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Piercing the Cloud Armor - The 8KB bypass in Google Cloud Platform WAF

Google Cloud Armor provides a rule-based policy framework that can be used by customers of the Google Cloud Platform to mitigate various types of common web application attacks. The Cloud Armor service has a documented limitation of 8 KB as the maximum size of web request that it will inspect. The default behavior of Cloud Armor in this case can allow malicious requests to bypass Cloud Armor and directly reach an underlying application.

Piercing the Cloud Armor - The 8KB bypass in Google Cloud Platform WAF
Karan Saini
February 24, 2022

Introduction

Web application firewall suites provide a critical layer of security for modern web applications and can protect them from a wide variety of attacks, such as: code execution, SQL injection, cross-site scripting, et cetera even when the underlying application is vulnerable. GCP customers can use Cloud Armor to protect applications served with Google Cloud Load Balancing.

Cloud Armor supports the definition of custom expressions for rules, while also providing a set of pre-configured web application firewall rules that draw from the OWASP ModSecurity Core Rule Set.


Cloud Armor rules in GCP

The 8 KB limitation

The web application firewall component of Cloud Armor inspects incoming HTTP requests and compares them against rule-based policies defined by the user. The Cloud Armor service can be configured to allow or deny a request to the underlying application based on the rules triggered by a given request.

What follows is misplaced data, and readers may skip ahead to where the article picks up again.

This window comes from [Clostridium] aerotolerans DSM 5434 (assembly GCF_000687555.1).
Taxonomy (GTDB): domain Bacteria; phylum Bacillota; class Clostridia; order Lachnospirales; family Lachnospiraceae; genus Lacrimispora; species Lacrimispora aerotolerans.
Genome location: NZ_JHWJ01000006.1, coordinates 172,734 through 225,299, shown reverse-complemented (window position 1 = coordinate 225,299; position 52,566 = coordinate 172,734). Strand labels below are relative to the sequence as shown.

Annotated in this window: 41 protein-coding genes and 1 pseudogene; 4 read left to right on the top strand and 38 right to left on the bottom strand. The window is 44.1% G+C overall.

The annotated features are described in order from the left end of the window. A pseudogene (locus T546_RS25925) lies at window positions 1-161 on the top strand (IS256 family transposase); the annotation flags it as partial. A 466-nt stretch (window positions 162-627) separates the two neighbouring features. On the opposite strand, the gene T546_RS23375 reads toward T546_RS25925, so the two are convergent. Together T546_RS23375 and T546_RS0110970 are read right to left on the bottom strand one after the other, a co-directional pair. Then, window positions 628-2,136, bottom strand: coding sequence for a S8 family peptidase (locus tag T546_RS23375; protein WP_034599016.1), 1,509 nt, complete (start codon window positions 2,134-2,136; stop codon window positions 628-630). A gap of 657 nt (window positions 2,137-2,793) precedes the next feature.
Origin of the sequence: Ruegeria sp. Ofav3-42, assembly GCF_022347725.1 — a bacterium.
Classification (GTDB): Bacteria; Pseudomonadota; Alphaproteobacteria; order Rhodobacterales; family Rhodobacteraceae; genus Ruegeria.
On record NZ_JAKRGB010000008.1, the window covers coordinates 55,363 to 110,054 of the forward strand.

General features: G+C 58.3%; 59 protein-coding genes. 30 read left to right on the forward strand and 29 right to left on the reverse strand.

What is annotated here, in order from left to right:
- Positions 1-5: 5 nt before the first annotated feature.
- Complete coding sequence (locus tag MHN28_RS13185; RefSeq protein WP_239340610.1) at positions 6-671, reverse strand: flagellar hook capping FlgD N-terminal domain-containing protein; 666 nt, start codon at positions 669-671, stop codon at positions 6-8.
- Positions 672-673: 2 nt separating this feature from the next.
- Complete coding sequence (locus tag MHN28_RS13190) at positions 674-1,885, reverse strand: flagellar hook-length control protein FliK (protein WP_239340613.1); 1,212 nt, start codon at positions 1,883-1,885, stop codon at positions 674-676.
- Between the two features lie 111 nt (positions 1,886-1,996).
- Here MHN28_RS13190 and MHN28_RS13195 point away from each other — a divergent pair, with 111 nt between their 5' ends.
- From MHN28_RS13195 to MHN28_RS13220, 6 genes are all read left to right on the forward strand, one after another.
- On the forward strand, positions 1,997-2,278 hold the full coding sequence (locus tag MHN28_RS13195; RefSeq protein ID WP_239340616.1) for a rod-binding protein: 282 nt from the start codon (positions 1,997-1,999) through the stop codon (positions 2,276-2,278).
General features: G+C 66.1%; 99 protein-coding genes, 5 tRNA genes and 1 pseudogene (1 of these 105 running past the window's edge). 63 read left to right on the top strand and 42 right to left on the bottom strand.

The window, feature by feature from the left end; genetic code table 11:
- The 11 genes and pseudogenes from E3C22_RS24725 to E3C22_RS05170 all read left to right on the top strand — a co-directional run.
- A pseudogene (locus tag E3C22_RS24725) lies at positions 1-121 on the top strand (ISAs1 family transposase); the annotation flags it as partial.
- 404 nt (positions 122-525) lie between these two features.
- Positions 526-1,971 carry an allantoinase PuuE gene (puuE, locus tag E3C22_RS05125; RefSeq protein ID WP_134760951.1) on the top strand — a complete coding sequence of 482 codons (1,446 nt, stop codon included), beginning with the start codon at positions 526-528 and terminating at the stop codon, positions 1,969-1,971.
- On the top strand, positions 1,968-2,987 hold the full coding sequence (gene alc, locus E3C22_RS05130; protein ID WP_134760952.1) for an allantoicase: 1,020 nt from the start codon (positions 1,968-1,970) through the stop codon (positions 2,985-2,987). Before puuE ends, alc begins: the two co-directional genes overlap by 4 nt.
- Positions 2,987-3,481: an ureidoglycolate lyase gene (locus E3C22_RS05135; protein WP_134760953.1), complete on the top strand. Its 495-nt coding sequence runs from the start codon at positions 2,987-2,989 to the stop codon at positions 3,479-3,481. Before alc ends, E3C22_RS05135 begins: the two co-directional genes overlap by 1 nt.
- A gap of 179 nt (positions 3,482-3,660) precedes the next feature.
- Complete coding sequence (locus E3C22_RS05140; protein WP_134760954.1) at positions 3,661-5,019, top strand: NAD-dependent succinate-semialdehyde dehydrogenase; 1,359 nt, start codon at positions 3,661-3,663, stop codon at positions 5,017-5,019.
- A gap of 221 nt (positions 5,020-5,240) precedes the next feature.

Cloud Armor rule blocking an attack

The web application firewall component of Cloud Armor has a non-configurable HTTP request body size limit of 8 KB. This means that Cloud Armor will only inspect the first 8192 bytes or characters of an HTTP POST request body.


This is similar to the well-documented 8 KB limitation of the AWS web application firewall, however, in the case of Cloud Armor, the limitation is not as widely known and is not presented to customers as prominently as the limitation in AWS.


As of the time of writing this article, customers are not shown a prompt or notice when configuring Cloud Armor rules from within the web UI, and can only find a reference to the 8 KB limit in a nondescript notice included in a documentation article.


This issue can be exploited by crafting an HTTP POST request with a body size exceeding the 8 KB size limitation of Cloud Armor, where the payload appears after the 8192th byte/character in the request body.


A malicious request in Burp showing the 8KB bypass


Bypass showing exploit was successful

An attacker's ability to utilise the WAF bypass successfully is conditionally limited, however. The endpoint being targeted should accept and process HTTP POST requests in a manner which could trigger an underlying vulnerability. The bypass will not yield meaningful results for an attacker if a given underlying endpoint does not accept HTTP POST requests.

Request body limitations with HTTP PUT and PATCH